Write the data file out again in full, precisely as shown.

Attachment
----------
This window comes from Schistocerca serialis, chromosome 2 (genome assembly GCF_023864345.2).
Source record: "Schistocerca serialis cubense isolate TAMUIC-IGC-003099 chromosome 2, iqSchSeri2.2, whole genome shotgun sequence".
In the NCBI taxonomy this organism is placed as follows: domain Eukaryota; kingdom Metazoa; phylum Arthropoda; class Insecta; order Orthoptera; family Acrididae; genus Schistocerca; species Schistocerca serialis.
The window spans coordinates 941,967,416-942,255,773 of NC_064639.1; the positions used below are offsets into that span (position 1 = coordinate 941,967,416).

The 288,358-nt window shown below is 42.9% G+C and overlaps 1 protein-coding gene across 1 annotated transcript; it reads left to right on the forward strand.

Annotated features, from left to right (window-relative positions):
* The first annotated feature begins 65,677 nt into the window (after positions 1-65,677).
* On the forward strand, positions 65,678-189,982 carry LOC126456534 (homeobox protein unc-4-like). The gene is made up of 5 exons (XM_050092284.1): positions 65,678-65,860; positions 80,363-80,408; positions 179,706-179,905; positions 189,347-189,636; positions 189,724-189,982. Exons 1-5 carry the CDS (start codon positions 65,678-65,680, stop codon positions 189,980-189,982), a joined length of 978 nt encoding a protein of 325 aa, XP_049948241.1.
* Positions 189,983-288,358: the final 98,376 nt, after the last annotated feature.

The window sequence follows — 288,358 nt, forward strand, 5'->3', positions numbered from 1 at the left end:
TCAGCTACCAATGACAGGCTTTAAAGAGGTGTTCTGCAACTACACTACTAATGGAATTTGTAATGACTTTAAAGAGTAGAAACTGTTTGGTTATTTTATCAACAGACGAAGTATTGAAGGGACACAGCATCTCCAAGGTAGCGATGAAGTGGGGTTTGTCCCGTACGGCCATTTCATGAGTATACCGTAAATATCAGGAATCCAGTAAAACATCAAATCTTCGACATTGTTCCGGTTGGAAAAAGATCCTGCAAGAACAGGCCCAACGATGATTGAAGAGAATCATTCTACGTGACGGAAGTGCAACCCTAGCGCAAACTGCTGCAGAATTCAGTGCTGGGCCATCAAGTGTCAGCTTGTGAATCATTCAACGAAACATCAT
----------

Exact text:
This window comes from Schistocerca serialis, chromosome 2 (genome assembly GCF_023864345.2).
Source record: "Schistocerca serialis cubense isolate TAMUIC-IGC-003099 chromosome 2, iqSchSeri2.2, whole genome shotgun sequence".
In the NCBI taxonomy this organism is placed as follows: domain Eukaryota; kingdom Metazoa; phylum Arthropoda; class Insecta; order Orthoptera; family Acrididae; genus Schistocerca; species Schistocerca serialis.
The window spans coordinates 941,967,416-942,255,773 of NC_064639.1; the positions used below are offsets into that span (position 1 = coordinate 941,967,416).

The 288,358-nt window shown below is 42.9% G+C and overlaps 1 protein-coding gene across 1 annotated transcript; it reads left to right on the forward strand.

Annotated features, from left to right (window-relative positions):
* The first annotated feature begins 65,677 nt into the window (after positions 1-65,677).
* On the forward strand, positions 65,678-189,982 carry LOC126456534 (homeobox protein unc-4-like). The gene is made up of 5 exons (XM_050092284.1): positions 65,678-65,860; positions 80,363-80,408; positions 179,706-179,905; positions 189,347-189,636; positions 189,724-189,982. Exons 1-5 carry the CDS (start codon positions 65,678-65,680, stop codon positions 189,980-189,982), a joined length of 978 nt encoding a protein of 325 aa, XP_049948241.1.
* Positions 189,983-288,358: the final 98,376 nt, after the last annotated feature.

The window sequence follows — 288,358 nt, forward strand, 5'->3', positions numbered from 1 at the left end:
TCAGCTACCAATGACAGGCTTTAAAGAGGTGTTCTGCAACTACACTACTAATGGAATTTGTAATGACTTTAAAGAGTAGAAACTGTTTGGTTATTTTATCAACAGACGAAGTATTGAAGGGACACAGCATCTCCAAGGTAGCGATGAAGTGGGGTTTGTCCCGTACGGCCATTTCATGAGTATACCGTAAATATCAGGAATCCAGTAAAACATCAAATCTTCGACATTGTTCCGGTTGGAAAAAGATCCTGCAAGAACAGGCCCAACGATGATTGAAGAGAATCATTCTACGTGACGGAAGTGCAACCCTAGCGCAAACTGCTGCAGAATTCAGTGCTGGGCCATCAAGTGTCAGCTTGTGAATCATTCAACGAAACATCAT